Competitive people believe only a few good ideas exist and there is not enough to go around. Competition is the opposite of creativity.Creativity manifests itself uniquely to every individual. It is unlimited.

So how did the USA get to a point where basic drawing skills are no longer taught to everyone? In 2001 the No Child Left Behind Act was passed. For schools to receive federal monies or what is known as Title I Funding, schools would have to administer standard based assessments.

Elizabeth Zanzinger (b.1980, American)

Schools began to focus on test results through memorization. Although it technically included the arts, they were not tested for Title I funding. If the students did not pass rigorous tests, schools lost their funding and teachers lost their jobs. Teaching kids to think or to create was no longer financially worth it.

The No Child Left Behind Act was replaced with “The Every Student Succeeds Act (ESSA) in December of 2015. Although modified, it did not eliminate the requirements for periodic standardized tests given to students. It has left generations of visually illiterate adults and the non development of the part of our brain that helps us creatively solve problems.

Drawing with computers does not train the eye in the same way we learn with paper and pencil. Digital manipulation does not replace the skill of learning to draw anymore that cut and pasting from what is online is writing a novel.

I am not suggesting that everyone receive the rigorous training as a professional artist at an Atelier. Learning to draw in this way takes 2 years (graphite, charcoal, pen and ink, washes), It includes technical drawing (perspective and human anatomy. I am suggesting we take the lead from the French and take away cell phones from students during school hours.

Steven Assael (b.1957, American) Shana Leveson (American)


When drawing was initially required to be taught in our schools we had to use Britain’s school system to know where to begin. Art Master Walter Smith was hired and brought to the USA as the Art Education Supervisor Of Massachusettes.Walter Smith wanted to teach children how to draw, not make drawings. He wanted to give them an understanding of technical drawing that could be brought into design of products, incorporate science, and an understanding of how to see.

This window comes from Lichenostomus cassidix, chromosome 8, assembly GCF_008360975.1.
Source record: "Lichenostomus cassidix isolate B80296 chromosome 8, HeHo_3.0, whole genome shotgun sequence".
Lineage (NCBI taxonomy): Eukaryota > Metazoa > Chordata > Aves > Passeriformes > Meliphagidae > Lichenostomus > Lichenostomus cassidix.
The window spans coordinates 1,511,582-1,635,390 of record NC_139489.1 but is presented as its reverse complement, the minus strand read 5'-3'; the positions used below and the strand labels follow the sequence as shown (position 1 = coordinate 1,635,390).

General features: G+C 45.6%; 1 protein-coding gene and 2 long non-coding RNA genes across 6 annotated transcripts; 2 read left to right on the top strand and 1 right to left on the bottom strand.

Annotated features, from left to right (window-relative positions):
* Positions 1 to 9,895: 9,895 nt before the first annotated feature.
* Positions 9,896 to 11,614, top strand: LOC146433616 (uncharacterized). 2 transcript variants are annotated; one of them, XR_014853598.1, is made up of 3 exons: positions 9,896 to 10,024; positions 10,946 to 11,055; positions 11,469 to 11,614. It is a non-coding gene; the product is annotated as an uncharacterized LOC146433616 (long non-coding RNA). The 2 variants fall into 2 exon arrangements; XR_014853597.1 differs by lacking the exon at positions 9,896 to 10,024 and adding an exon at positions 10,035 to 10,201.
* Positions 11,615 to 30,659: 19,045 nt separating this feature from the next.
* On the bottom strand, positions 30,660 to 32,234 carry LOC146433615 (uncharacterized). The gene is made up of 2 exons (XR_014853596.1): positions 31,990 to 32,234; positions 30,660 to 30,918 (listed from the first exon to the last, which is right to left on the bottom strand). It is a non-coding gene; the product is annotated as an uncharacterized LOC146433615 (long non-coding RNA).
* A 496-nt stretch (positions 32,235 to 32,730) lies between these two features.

Edward Schmidt (b.1946, American)

Jamie Hudson in his paper, Industrial Drawing in America in the 19th Century describes Smiths plan as follows:

  • “Smith separated the public into three sections:Children,skilled artisans,and general public. Children would be taught drawing in schools as part of their general education, artisans would be taught in night schools, and the general public would be able to have lectures in museums if they wished.
  • Smith educated teachers who had previous knowledge of drawing. He did this so in turn they became knowledgeable enough to teach normal teachers how to incorporate art in the classroom.
  • Smith devised a plan for incorporating drawing skills in grade schools. For younger students, they would be taught, “free-hand outline drawing” and when they were old enough they would eventually learn “model drawing”. “Memory Drawing” and flash cards were also included in his method (used in all grades).”


Many studies show technology is effecting our attention span and memory. It is literally re-wiring our brains differently. According to a new cognitive research out of Germany, “the production of visual art improves effective interaction” between parts of the brain.” Drawing skills benefit our ability to contribute to dozens of skill-sets and contributes significantly to how efficient our brains age and work over all.

Colleen Barry (b.1981, American)

I post a figurative art stream on Twitter featuring contemporary artists. The gratitude I receive from artists and art lovers is my reward. So many people do not realize we are living in a renaissance of classically trained artists. If you would like to visit it please go to Twitter.com/Uridev.


Artists Work by order of appearance

  1. Camie Salaz (b.1977, American) drawing for the painting of “Orion”
  2. Maria Kreyn (b. 1985, Russia)
  3. Roberto Ferri (b.1978, Italy)
  4. Shane Wolf (b.1976, American)
  5. Junghoon Lee (South Korean)
  6. Elizabeth Zanzinger (b.1980, American)
  7. Left: Steven Assael (b.1957, American)
  8. Right: Shana Leveson (American)
  9. Edward Schmidt (b.1946, American)
  10. Colleen Barry (b.1981, American.)

The Nude in Art & The Evolution of Consciousness

The nude has experienced as many highs and lows in the art world as a manic depressive painter. Tim Marlow in The Nude In Art explains, “For at least 30,000 years, humans have represented the naked form in a variety of ways.”

To the Greeks and Romans, the male nude was a symbol of physical perfection the body was capable of achieving. The female nude was more focused on the deities that birthed the world.

Colleen Barry - The Nude in Art
New York artist, Colleen Barry (b.1981)

The British, although prudish by nature, enthusiastically collected nude paintings during the Victorian era.

Inspired by the French and Internationalism of the Orientalists, even Queen Victoria bought nudes for her husband Prince Albert.

War often changes everything in the arts. The world moved through not one but two world wars.

After WWII, figurative paintings became associated with Nazi Art or the propaganda art that used Socialist Realist Art. Western Germany became repulsed by figurative work. The Nude went back into the closet.